First off, the pitch: if you aren’t playing along with Hit Me with Your Best Shot at The Film Experience (a rhetorical flourish; given that only some half-dozen bloggers in various permutations have contributed to the last three entries, I am well aware that you aren’t), you’re missing out. It is one of the most consistently fun things I’ve done all summer as a blogger. It encourages one to watch new movies or revisit old flings with an eye to thinking about how they work as visual art; when it works well, it means you are part of a dialogue involving several other film writers you might not otherwise have had contact with; it (and this is maybe the best part) is an easy way to come up with content, because what blog-runner hasn’t had a day where coming up with an idea for a post was the very hardest part?
The point being: the series is potentially on its last legs: Nathaniel R is currently looking to set an end-date for this season, and it depends on how much activity there is for the next couple of weeks; meanwhile, the very existence of a season 4 is entirely dependent upon how many people join in between now and whatever August Wednesday is the finale. So come on! If you have a blog and like pretty pictures of movies, you should take part! It is fun, it is easy, and it means I get to do it again next year if we can keep it alive this year. So do it for me.
Anyway, this week, Nathaniel has played a mean trick on we who participate, by selecting Road to Perdition as our movie from which we can select a favorite shot; that same Road to Perdition which was the final project of the the great Conrad L. Hall (who won his third Oscar for his work here) and which is one of the most top-to-bottom pretty movies of the last 25 years, a movie described by a cinematographer friend of mine as the most technically perfect work of cinematography of the 21st Century.
The mean trick is, how do you pick a single best shot? They’re all the best shot! You could pick a frame totally at random and trust that it’s probably stunning gorgeous and packed with thematic, narrative, or character information. I’ll prove it: here’s the shot I landed on when I blindly clicked in the middle of the timeline on my video player. It’s at 56:17.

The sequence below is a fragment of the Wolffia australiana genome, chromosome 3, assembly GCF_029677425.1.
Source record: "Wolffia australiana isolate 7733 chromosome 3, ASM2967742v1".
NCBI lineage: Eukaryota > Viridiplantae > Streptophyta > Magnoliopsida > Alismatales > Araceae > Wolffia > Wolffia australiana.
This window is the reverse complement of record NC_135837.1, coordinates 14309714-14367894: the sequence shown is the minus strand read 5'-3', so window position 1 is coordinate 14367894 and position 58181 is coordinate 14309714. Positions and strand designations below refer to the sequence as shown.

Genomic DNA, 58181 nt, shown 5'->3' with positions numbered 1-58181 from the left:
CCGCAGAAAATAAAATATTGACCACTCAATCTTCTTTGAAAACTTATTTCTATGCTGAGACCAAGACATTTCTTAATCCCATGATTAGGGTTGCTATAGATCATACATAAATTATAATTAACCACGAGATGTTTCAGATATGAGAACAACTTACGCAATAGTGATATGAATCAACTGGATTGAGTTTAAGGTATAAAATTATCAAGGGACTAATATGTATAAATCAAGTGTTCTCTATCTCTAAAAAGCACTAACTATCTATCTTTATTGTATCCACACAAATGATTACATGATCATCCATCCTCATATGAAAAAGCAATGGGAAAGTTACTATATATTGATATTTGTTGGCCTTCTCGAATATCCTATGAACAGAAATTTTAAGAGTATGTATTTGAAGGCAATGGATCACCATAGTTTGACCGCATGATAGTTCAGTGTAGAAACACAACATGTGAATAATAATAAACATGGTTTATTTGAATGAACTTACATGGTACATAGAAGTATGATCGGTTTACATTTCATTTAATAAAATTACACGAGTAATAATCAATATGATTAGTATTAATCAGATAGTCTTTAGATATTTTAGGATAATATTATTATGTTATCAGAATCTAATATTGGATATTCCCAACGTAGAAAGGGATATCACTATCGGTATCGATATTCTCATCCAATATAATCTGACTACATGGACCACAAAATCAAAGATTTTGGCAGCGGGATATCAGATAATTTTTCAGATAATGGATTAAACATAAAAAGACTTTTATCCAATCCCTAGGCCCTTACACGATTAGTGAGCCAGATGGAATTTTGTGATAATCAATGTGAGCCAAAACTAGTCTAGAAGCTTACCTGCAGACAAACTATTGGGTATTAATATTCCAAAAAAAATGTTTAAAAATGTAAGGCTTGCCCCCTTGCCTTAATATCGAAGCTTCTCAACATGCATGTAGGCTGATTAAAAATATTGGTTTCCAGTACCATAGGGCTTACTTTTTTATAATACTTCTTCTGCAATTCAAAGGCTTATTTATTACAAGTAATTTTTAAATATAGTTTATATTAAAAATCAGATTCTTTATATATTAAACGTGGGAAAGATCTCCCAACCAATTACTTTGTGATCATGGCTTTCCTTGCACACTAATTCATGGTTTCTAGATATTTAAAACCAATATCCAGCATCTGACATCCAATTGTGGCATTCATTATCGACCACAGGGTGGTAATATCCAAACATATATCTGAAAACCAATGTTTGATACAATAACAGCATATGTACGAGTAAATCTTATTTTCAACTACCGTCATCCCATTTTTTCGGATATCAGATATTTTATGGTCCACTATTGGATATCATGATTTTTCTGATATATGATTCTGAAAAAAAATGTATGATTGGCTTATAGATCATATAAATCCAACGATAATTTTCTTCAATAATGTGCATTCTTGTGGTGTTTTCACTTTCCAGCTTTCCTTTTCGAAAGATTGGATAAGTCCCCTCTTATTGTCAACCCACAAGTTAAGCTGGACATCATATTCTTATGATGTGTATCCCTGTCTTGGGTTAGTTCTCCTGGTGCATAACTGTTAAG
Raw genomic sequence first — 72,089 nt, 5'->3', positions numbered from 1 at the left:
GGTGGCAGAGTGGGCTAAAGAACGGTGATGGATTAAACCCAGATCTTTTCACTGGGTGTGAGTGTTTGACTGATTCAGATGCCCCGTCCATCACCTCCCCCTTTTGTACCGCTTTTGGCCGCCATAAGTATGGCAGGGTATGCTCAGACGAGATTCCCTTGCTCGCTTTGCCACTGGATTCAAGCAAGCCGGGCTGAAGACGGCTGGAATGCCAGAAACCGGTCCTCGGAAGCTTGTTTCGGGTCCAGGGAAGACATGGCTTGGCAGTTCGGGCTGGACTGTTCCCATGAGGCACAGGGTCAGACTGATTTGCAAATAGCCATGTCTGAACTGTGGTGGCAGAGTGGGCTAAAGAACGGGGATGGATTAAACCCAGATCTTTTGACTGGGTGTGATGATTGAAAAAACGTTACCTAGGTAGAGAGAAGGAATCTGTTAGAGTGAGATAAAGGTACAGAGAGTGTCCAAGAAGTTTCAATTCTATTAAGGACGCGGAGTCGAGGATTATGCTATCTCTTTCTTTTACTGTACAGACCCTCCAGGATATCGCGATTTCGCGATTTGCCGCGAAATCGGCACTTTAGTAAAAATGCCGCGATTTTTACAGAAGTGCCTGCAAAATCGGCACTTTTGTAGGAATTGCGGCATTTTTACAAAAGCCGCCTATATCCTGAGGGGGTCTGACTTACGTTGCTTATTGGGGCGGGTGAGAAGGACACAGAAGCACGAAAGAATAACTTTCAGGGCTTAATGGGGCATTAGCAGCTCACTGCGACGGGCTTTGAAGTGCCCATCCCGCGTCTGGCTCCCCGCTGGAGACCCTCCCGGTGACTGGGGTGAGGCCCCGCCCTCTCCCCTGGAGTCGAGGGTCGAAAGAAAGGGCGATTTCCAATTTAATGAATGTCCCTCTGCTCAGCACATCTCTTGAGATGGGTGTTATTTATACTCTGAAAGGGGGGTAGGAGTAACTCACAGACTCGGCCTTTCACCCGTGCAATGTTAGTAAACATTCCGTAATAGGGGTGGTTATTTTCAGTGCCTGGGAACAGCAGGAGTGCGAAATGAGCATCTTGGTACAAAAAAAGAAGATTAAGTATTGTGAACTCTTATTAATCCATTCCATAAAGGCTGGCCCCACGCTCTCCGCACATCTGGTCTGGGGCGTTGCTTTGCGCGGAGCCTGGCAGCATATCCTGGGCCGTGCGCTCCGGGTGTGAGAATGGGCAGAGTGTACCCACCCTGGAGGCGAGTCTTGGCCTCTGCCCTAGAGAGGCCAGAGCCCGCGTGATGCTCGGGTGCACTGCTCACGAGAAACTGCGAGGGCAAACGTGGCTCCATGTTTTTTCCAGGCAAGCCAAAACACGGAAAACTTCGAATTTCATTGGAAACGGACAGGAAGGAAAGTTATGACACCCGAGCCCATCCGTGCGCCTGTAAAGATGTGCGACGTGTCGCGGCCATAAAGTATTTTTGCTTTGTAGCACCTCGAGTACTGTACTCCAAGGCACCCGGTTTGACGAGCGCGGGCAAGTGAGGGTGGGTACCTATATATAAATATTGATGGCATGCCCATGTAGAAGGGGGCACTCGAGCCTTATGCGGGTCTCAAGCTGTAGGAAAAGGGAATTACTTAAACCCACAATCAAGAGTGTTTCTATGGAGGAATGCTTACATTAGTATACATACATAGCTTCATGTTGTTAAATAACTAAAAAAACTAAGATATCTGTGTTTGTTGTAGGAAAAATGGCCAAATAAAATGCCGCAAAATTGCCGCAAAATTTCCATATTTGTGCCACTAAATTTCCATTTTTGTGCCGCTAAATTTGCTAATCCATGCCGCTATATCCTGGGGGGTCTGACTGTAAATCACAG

I mean, right? That’s a fucking flawless shot, and it’s totally random, and I didn’t even get lucky. It’s a movie of shots just as magnificent as that one.
It was almost worth just going with that shot and being done with it, because holy God damn, is it ever pretty. But I decided to watch for something that did have some significant resonance, and I had a particular moment in mind, and here it is, my official though somewhat arbitrary pick for the movie’s best shot:
The whole movie is in there: we’re watching from the POV of Michael Sullivan, Jr. (Tyler Hoechlin), furtively getting a glimpse (from beneath a table, and I absolutely adore how Hall uses the filigree at the bottom of the table to create something akin to a silent-movie style iris) of something menacing and evil that he had been better off not seeing, involving his dad (Tom Hanks). I am happiest not digging into it very much, for story and characters are very much Road to Perdition‘s weak spot: like pretty much everything in director Sam Mendes’s career, what’s going on and to whom is far less compelling than the way it’s being communicated to us visually. And my word, is it ever being communicated well – the voyeuristic quality of the foreground table legs, and though you cannot see it, a jiggly, furtive shaking of the camera, keyed to little Michael’s ragged breathing; the brutally hard film noir key light that promises cruelty and things that are not okay; but unlike a proper noir, it’s not carried through, there’s a nostalgic poetry to the colors and focus that tie in to how the film renders its dark plot as fable rather than as nihilistic crime drama.
And, y’know, it’s crazy damn beautiful. But that goes without saying.